Anonymous said: what should i do on sad days?
Take a lot of baths. Walk somewhere quickly. Don’t write tomorrow off
Today is World Sexual Health Day, a day to advocate and celebrate sexual well-being.
The World Health Organization, as well as the organizers of WSHD, the World Association for Sexual Health, define sexual health as follows:
Sexual health is a state of physical, emotional, mental and social well-being in relation to sexuality; it is not merely the absence of disease, dysfunction or infirmity. Sexual health requires a positive and respectful approach to sexuality and sexual relationships, as well as the possibility of having pleasurable and safe sexual experiences, free of coercion, discrimination and violence. For sexual health to be attained and maintained, the sexual rights of all persons must be respected, protected and fulfilled.
Just yesterday I was responding to speaking requests from colleges and universities. It struck me that again and again, the requests were for “The Female Orgasm”, a program on the right to seek sexual pleasure, “Sex: Am I Normal?”, a program that advocates for showing compassion and refraining from judgement about the sexual diversity that exists among humans, and “Virgins and Sluts”, a program on why attempts to control free expression of sexuality is damaging.
What I have not gotten a request for is “Safer and Sexy”, my safe sex/condoms/STI workshop. 5 years ago, 90% of my speaking requests at colleges were for workshops on sexuality as a health hazard. Now 90% of the requests are for workshops on sexuality as a social justice issue; the right to pursue pleasure, the right to exist without sexual violence, the right to not face discrimination and cruelty because of your sexuality.
Growing up, sexuality, if ever discussed (in school, by politicians, on the news, etc) was always discussed from a one-dimensional deficit model; sexuality is a problem (it can kill you!), and sex ed aims to give you some tools to not die. Starting out as a young sexologist, I promoted a new paradigm for sexuality education; sex should be fun, pleasure is good for you, free expression of one’s sexuality is a vital part of being human, and everyone has the right to enjoy their sexuality without fear of violence.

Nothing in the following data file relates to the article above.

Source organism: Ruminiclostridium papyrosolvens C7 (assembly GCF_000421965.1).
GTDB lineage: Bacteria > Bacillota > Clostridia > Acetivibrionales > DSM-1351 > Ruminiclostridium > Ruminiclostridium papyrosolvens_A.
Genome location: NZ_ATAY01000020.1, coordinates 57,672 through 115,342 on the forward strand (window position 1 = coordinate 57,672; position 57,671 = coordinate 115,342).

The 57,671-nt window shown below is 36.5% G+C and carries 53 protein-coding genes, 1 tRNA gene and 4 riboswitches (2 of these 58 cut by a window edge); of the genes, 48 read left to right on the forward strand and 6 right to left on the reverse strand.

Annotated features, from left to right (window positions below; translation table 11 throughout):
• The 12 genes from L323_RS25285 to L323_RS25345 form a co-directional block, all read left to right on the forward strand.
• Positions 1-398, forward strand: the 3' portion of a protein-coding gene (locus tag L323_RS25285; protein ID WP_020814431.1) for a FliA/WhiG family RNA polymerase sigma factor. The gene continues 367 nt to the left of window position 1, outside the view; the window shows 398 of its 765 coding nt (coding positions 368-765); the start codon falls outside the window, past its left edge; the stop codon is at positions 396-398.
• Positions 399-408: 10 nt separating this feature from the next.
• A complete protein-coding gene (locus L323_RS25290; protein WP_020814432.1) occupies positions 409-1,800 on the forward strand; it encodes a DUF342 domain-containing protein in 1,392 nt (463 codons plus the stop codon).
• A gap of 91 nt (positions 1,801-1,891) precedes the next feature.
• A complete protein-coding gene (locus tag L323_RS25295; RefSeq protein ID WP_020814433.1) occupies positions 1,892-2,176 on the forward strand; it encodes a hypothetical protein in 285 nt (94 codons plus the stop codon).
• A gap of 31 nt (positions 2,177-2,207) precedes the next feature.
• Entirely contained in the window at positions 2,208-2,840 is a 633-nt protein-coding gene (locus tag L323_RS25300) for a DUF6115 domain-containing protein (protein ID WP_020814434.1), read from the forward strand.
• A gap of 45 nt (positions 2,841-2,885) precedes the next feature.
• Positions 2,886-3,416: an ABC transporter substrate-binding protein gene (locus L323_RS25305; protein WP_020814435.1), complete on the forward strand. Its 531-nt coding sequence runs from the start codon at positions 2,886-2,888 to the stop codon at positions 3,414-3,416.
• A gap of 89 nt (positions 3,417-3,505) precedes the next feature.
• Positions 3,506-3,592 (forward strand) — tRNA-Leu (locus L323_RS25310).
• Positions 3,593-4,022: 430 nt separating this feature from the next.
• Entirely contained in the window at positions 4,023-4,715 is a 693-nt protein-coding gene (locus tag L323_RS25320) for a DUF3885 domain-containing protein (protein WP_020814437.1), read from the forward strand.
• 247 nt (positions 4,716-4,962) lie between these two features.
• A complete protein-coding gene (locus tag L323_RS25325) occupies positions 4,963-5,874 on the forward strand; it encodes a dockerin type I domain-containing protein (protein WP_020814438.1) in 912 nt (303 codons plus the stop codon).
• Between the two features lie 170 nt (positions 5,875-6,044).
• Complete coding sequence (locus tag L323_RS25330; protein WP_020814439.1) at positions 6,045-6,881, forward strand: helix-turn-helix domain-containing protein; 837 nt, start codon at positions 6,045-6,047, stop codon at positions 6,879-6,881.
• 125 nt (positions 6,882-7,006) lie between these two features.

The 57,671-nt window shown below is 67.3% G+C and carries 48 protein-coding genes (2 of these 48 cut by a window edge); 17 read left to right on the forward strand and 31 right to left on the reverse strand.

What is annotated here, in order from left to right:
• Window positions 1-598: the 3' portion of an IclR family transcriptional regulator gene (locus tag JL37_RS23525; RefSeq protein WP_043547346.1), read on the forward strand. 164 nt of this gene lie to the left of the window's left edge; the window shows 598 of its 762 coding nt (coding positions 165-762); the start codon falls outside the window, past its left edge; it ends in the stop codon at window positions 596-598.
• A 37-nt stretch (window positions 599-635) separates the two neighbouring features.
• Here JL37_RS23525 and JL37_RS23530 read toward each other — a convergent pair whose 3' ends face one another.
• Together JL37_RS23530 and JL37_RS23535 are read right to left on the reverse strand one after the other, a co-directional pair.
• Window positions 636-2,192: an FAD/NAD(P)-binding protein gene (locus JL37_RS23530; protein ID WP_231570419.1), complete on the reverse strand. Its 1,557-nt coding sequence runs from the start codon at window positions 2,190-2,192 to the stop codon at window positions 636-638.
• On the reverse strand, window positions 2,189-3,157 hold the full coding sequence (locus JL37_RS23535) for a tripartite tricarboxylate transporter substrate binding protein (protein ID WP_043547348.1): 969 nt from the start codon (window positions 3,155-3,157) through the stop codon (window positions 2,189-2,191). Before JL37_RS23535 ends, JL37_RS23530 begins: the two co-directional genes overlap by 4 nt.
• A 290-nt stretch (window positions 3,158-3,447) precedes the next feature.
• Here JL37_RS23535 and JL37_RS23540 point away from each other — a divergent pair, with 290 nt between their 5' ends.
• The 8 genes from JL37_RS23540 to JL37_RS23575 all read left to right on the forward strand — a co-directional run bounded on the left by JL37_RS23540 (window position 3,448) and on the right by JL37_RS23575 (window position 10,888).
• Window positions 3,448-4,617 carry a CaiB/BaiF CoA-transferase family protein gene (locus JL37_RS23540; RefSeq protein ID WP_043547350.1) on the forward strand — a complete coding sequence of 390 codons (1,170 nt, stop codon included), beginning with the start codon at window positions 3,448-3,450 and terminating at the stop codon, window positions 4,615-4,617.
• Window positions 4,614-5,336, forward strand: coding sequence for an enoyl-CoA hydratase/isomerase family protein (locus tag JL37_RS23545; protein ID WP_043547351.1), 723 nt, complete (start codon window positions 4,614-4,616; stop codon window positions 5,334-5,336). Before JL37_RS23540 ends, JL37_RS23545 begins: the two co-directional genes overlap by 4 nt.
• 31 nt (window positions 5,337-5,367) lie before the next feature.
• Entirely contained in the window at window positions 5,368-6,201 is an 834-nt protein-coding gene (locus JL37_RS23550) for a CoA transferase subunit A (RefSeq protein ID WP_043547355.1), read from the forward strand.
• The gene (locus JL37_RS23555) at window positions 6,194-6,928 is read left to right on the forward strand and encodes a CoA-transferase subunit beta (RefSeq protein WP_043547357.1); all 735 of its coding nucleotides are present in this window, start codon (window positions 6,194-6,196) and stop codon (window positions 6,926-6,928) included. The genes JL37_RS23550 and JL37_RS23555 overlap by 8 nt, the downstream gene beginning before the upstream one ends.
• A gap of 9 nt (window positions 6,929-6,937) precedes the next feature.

My idea was that preventing disease was about 1% of what it meant to me to be a sexual person, but the rest got ignored with the deficit model of sex education. Sexuality is a complex interaction of the body, mind, and social domains that change and evolve throughout the life cycle. It’s not all bad; some of the best physical joys the body can experience and emotional highs are related to sex. It’s not all good either; there has been so much suffering and exploitation tied in with sexuality. It’s just… human, and I believe should be acknowledged and celebrated as such.
The fact that there is now such a thing as World Sexual Health Day, and that it acknowledges “sexual health” as so much deeper than just disease prevention, and the fact that I’m getting asked to speak on sexual pleasure and justice instead of gonorrhea, leaves me optimistic that that paradigm shift from sex education = disease prevention education to sex education = social justice education is actually happening. It’s not happening on its own, of course. A lot of people worked really hard for a really hard time for these changes to begin to be felt. But it’s happening, and that is something to celebrate on World Sexual Health Day.